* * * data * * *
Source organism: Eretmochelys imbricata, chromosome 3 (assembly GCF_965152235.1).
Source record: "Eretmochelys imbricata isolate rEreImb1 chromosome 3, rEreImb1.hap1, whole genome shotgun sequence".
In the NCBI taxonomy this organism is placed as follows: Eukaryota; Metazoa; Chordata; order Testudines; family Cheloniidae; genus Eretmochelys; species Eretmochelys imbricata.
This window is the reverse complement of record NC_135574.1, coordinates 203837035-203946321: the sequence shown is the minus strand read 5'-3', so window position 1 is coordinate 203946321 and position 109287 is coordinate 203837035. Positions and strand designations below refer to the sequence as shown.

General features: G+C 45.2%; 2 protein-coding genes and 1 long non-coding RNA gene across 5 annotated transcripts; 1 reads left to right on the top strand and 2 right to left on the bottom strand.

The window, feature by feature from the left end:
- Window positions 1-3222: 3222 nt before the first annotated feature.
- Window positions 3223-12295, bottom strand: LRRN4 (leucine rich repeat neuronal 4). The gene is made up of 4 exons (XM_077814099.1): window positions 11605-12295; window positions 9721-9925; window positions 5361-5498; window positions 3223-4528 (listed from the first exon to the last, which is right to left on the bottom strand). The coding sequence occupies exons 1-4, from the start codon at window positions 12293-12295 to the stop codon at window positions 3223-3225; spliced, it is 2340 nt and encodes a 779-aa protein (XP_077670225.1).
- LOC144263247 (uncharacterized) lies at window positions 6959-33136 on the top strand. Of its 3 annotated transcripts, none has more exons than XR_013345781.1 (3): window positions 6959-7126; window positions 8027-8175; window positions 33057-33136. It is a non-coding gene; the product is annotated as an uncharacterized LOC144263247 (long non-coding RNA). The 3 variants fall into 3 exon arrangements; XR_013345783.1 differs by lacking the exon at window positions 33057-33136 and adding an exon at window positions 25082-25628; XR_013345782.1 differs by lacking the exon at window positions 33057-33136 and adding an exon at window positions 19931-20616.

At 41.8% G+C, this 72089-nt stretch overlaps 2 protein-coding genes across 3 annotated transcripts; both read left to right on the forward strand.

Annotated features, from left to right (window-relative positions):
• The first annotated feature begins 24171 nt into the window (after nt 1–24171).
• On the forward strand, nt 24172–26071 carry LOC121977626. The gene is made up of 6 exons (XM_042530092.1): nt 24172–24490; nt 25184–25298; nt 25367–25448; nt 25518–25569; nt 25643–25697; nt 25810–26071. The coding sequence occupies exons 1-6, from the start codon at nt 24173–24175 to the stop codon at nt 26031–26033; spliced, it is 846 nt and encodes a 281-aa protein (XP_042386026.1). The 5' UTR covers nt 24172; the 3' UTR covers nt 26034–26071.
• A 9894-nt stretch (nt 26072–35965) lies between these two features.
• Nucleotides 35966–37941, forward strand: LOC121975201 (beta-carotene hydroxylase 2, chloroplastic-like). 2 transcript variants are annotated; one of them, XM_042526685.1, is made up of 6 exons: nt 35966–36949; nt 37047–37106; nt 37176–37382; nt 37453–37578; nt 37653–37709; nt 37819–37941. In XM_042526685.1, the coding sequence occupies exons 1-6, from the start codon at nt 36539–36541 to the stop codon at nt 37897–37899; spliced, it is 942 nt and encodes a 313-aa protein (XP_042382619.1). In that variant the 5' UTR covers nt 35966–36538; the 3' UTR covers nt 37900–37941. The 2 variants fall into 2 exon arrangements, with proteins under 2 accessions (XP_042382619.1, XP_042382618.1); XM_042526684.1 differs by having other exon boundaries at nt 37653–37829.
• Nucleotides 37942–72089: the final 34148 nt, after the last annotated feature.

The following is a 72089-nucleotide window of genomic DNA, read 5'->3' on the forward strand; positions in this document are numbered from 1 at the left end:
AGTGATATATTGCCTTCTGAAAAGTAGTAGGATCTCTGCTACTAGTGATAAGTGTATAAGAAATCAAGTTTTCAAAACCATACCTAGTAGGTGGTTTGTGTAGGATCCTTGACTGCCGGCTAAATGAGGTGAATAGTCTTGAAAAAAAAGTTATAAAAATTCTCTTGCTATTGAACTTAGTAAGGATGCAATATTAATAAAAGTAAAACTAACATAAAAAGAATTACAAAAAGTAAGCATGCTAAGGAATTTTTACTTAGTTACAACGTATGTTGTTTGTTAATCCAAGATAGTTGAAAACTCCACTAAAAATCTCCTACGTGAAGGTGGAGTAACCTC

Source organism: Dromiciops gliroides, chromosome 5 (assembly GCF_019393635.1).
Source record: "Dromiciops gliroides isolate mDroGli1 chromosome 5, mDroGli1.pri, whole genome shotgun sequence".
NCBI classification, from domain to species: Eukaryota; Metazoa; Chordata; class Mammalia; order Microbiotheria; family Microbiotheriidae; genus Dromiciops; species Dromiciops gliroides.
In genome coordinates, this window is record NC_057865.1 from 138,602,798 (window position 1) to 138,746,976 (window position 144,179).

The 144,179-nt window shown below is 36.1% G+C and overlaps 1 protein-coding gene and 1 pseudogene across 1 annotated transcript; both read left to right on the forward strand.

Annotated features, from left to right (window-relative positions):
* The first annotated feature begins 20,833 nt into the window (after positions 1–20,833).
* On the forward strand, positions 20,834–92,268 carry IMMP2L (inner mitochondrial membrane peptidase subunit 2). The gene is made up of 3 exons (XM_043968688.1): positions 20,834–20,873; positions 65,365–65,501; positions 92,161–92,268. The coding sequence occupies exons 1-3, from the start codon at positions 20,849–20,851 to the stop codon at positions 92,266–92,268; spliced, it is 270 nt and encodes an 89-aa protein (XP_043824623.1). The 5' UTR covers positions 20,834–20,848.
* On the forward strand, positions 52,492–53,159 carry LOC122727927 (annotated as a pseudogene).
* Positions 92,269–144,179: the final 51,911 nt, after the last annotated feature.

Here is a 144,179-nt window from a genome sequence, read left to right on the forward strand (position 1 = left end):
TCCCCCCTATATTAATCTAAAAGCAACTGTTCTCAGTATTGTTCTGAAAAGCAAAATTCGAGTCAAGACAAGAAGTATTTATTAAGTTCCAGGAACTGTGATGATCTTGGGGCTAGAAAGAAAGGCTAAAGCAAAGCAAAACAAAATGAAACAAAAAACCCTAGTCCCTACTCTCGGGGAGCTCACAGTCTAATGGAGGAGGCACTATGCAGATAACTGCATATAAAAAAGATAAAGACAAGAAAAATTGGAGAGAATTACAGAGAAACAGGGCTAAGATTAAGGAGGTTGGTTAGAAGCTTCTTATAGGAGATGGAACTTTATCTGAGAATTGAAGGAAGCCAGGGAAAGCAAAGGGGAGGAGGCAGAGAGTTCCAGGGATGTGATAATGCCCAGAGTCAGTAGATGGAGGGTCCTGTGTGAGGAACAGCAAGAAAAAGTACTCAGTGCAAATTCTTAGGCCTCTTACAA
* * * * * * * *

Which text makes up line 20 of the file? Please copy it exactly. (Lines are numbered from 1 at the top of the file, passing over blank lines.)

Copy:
Source record: "Dromiciops gliroides isolate mDroGli1 chromosome 5, mDroGli1.pri, whole genome shotgun sequence".